We see justice that is essential to social well being (mišpat) and righteousness as the satisfaction of claims upon conduct within relationships (tsedeqah). Both terms are used in the scriptures of the interactions between God and Israel but also in reference to ideal human interactions within the covenant community. Thus, God relates in justice and righteousness with Israel by being faithful to them in the covenant relationship and fulfilling his promises given to them. Concurrently, Israel is required by the covenant to reciprocate such faithfulness with God by serving him alone as well as acting justly and rightly in all interpersonal relationships as prescribed in the covenantal stipulations. In his prophetic oracles, Amos joins mišpat and tsedeqah in parallelism three times (Am 5:7; 5:24; 6:12b), emphasizing that the two concepts are inseparably related. “The two are so closely coordinated that Amos’ use of mišpat is not to be understood out of relation to its source and orientation to sedeqah” (James Luther Mays, Amos: A Commentary, 92). J. du Preez further illumines the relationship of mišpat and tsedeqah as seen in Amos 5:24, writing that “the two words together express a specific idea which, to a large extent, amounts to what may be called social justice” (J. du Preez, “Social Justice: Motive for the Mission of the Church,” Journal of Theology for Southern Africa 53, 37).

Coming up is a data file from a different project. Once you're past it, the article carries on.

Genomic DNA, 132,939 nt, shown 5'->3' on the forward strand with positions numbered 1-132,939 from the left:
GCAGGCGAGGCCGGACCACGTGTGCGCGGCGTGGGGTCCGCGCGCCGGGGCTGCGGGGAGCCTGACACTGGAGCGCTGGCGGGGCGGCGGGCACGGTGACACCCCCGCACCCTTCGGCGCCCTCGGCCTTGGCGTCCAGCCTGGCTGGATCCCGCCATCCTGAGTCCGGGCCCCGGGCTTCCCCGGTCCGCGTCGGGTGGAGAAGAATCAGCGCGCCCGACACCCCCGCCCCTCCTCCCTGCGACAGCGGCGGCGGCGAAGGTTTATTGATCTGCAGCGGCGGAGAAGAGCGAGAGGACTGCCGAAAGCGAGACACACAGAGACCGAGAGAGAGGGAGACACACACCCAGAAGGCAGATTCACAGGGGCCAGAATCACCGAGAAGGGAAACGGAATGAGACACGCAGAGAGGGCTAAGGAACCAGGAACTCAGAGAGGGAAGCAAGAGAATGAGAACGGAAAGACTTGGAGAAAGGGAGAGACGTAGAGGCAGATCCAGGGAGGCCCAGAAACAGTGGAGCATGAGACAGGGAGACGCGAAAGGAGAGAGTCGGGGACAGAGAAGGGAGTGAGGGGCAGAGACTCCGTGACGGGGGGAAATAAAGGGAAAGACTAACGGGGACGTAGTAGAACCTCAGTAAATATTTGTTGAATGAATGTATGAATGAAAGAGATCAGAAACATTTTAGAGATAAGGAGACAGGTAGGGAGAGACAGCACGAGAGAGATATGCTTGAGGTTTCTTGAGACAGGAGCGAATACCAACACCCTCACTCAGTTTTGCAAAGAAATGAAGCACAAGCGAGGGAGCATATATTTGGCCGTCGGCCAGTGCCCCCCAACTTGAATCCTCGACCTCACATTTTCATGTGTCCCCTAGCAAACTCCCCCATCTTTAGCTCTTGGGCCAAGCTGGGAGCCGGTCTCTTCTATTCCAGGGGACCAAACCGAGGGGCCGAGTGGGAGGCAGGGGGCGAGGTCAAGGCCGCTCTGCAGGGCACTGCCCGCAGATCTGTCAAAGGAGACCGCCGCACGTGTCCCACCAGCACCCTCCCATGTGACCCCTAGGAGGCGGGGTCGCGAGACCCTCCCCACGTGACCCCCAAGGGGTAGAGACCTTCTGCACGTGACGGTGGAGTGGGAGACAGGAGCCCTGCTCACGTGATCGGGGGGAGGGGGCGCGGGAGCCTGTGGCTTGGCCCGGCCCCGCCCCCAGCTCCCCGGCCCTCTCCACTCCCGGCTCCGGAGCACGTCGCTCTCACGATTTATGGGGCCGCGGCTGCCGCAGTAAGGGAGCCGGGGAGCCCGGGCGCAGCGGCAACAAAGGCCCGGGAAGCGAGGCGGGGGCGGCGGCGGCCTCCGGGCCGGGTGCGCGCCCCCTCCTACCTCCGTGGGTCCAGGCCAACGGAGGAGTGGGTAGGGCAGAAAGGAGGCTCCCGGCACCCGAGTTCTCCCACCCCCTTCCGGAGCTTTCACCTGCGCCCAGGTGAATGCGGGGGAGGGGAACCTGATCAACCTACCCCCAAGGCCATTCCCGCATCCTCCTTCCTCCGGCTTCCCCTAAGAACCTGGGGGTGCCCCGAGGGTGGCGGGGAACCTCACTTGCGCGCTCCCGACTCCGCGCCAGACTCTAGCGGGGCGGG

These two terms, justice and righteousness, form the core of Amos’ message.

Amos [God in the Ruins]